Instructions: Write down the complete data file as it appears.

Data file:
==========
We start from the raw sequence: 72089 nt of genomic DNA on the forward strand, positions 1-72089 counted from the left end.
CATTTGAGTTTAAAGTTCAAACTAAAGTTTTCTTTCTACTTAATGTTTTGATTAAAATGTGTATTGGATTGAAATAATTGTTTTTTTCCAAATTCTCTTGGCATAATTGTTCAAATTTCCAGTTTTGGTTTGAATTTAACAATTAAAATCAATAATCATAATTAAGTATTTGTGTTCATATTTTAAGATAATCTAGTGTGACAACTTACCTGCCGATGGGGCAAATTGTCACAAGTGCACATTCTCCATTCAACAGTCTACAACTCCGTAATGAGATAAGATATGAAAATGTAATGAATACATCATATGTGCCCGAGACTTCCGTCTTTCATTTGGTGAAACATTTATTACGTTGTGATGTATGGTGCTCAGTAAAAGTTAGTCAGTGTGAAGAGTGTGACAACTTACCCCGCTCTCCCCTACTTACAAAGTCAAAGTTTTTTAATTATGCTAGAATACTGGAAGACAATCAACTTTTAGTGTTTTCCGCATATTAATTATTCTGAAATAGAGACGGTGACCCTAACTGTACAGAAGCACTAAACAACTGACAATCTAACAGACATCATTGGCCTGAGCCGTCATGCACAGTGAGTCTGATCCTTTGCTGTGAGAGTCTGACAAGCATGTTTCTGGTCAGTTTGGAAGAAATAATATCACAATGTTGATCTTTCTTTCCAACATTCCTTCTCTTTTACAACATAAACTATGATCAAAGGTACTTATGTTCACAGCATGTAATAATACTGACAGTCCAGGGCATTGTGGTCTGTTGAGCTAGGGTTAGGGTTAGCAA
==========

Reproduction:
We start from the raw sequence: 72089 nt of genomic DNA on the forward strand, positions 1-72089 counted from the left end.
CATTTGAGTTTAAAGTTCAAACTAAAGTTTTCTTTCTACTTAATGTTTTGATTAAAATGTGTATTGGATTGAAATAATTGTTTTTTTCCAAATTCTCTTGGCATAATTGTTCAAATTTCCAGTTTTGGTTTGAATTTAACAATTAAAATCAATAATCATAATTAAGTATTTGTGTTCATATTTTAAGATAATCTAGTGTGACAACTTACCTGCCGATGGGGCAAATTGTCACAAGTGCACATTCTCCATTCAACAGTCTACAACTCCGTAATGAGATAAGATATGAAAATGTAATGAATACATCATATGTGCCCGAGACTTCCGTCTTTCATTTGGTGAAACATTTATTACGTTGTGATGTATGGTGCTCAGTAAAAGTTAGTCAGTGTGAAGAGTGTGACAACTTACCCCGCTCTCCCCTACTTACAAAGTCAAAGTTTTTTAATTATGCTAGAATACTGGAAGACAATCAACTTTTAGTGTTTTCCGCATATTAATTATTCTGAAATAGAGACGGTGACCCTAACTGTACAGAAGCACTAAACAACTGACAATCTAACAGACATCATTGGCCTGAGCCGTCATGCACAGTGAGTCTGATCCTTTGCTGTGAGAGTCTGACAAGCATGTTTCTGGTCAGTTTGGAAGAAATAATATCACAATGTTGATCTTTCTTTCCAACATTCCTTCTCTTTTACAACATAAACTATGATCAAAGGTACTTATGTTCACAGCATGTAATAATACTGACAGTCCAGGGCATTGTGGTCTGTTGAGCTAGGGTTAGGGTTAGCAA